Until further notice, the University of Arizona, in accordance with the guidelines recommended by the Centers for Disease Control and Prevention, encourages all employees to work remotely. Our office is closed to the public, but you can reach the Department of History, Monday–Friday 8am-5pm, at 520-621-1586 or by email to firstname.lastname@example.org.
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Fall 2021 Courses
Looking for an exciting course this fall? Check out a few of our upcoming history courses.
Highlighted Fall 2021 Courses
HIST 375A: Histories of Memories in the 19th Century
Instructor: Susan Crane
TR 2:00-3:15 p.m.
This course examines histories of memories through the institutions and technologies that facilitate recall: museums, photography and cinema, print media and visual culture, as well as academic disciplines which emerged in the 19th C. to study memory phenomena. Topics include: histories of history, psychology, archaeology and paleontology; the human body as a site of memory (tattoos, funerary practices); Napoleonic and Civil War memorials; theories of extinction; the first public museums; tourism and souvenirs.
HIST 402P/502P: Archives, Museums, and Zoos: Introduction to Public History
Instructor: Marya McQuirter
M 12:20-2:50 p.m. (Live Online)
This course is designed to introduce students to the theoretical and practical dimensions of public history. Public history is history written primarily for the public and not an academic audience. We will study the work of historians within and outside of the academy who are engaged in educating the public in the places where the majority of people learn history: universities, museums, zoos, YouTube, archives, libraries, film, Wikipedia, social media and on tours. We will also study the ways in which the public is questioning the authority and ownership of history through the creation of their own historical projects.
HIST 472/572: History of Medieval India
Instructor: Richard Eaton
MWF 10:00-10:50 a.m. (Live Online)
This course covers what is by far the most contested period of India’s long and rich history – the period from 1000 to the late 1700s, the beginning of British colonial rule. Because of the 1947 Partition British India, which divided colonial India into two countries, one of which (Pakistan) was established explicitly on religious grounds, and because of the recent rise of militant Hindu nationalism in the Republic of India, the place of religion and politics before the British period has become an extremely fraught terrain. For example….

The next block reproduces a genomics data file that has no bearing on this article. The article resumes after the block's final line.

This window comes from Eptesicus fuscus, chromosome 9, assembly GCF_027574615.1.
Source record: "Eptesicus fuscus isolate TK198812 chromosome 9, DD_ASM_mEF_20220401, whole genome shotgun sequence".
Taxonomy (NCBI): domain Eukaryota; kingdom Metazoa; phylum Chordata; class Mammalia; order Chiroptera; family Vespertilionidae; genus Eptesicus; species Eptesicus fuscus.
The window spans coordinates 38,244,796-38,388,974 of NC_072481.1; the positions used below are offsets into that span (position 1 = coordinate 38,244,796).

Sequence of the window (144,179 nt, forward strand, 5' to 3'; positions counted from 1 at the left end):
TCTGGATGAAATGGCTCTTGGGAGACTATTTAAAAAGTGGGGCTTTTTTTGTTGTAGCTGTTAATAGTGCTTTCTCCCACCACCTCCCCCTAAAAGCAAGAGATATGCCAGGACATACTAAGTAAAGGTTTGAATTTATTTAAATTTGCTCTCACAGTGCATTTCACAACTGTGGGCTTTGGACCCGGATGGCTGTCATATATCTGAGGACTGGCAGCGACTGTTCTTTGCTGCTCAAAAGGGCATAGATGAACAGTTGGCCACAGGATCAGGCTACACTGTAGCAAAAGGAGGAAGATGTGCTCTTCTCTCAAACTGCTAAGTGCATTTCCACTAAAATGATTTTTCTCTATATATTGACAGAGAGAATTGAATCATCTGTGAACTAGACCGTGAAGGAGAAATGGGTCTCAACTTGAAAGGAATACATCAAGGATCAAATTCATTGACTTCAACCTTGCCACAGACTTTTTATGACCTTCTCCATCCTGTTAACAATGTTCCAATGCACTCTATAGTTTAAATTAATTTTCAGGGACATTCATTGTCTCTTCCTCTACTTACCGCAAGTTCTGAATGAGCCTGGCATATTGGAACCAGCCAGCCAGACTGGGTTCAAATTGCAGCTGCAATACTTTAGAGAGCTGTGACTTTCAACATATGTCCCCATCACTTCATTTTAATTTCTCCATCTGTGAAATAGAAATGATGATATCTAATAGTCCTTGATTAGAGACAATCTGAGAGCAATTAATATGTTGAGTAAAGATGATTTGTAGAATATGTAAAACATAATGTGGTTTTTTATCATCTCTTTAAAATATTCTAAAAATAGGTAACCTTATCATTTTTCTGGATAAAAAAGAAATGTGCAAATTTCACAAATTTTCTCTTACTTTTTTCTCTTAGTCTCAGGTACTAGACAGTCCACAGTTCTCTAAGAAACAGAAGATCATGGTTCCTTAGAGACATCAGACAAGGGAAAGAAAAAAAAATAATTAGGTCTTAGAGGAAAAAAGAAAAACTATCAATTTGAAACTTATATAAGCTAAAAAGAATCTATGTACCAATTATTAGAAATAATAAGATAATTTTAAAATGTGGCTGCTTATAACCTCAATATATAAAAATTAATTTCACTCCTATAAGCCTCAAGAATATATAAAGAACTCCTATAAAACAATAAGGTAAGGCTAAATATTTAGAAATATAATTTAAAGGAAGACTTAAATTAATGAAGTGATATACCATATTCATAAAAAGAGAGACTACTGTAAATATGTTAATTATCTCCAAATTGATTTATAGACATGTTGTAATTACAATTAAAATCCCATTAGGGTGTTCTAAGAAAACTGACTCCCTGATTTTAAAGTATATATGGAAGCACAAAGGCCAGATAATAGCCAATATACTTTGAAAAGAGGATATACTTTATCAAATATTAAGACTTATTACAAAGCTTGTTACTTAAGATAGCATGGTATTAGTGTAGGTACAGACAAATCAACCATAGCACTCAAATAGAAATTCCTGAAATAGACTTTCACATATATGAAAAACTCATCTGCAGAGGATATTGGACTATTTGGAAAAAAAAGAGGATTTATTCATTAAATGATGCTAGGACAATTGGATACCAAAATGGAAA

What was the place of Islam in India’s so-called “Muslim period” (1000-late 1700s)? Who were the rulers, and what did their subjects think about them? Who, really, was Aurangzeb (r. 1658-1707) – shown above -- probably the world’s most powerful ruler in his day, but reviled by millions of Hindu nationalists today? What can Indian history in this period tell us about the Indian roots of globalization, about the Industrial Revolution (conventionally thought of as an English thing), or about the idea of “feudalism” beyond Europe or Japan?
Above all, what happens if we examine such questions based on contemporary evidence, instead of projecting today’s prejudices and agendas onto that immense screen known as precolonial India? Come and find out.
HIST 486: The Ancient World in Film
Instructor: Alison Futrell
TR 2:00-3:15 p.m. (Flex In-Person)
This course will explore the ways in which the ancient Mediterranean has been represented in film, from Ben-Hur (1925, 1959, 2016) to The Mummy (1932, 1999, 2017) to 300 (2007) and HBO's Rome (2005, 2007). The course will focus on ancient events and narratives as depicted in specific movies, analyzing how producers selectively used and interpreted ancient evidence in order to craft certain kinds of plots and characters; we will also consider how those choices affect popular understanding of the ancient world. Some specific issues to be investigated include the meaning of graphic violence (gritty realism? the gendered body?), the presentation of Egypt as a font of mystic (and doomed!) power, the Roman past as a site of voyeuristic seduction and the presentation of Roman spectacle as an emblem of ruthless imperialism. Readings will include both ancient authors in translation and modern analyses of individual films.
HIST 496H / HIST 498: Senior Research Capstone
Options for fall 2021 include:
HIST 498 (001): Travelers and Cross-Cultural Encounters in World History (Prof. Richard Eaton) - Wednesdays, 3:00-5:30 p.m. (Live Online)
HIST 498 (102/202): Violence in the American West or National Parks in History (Prof. Jeremy Vetter) - Fully Online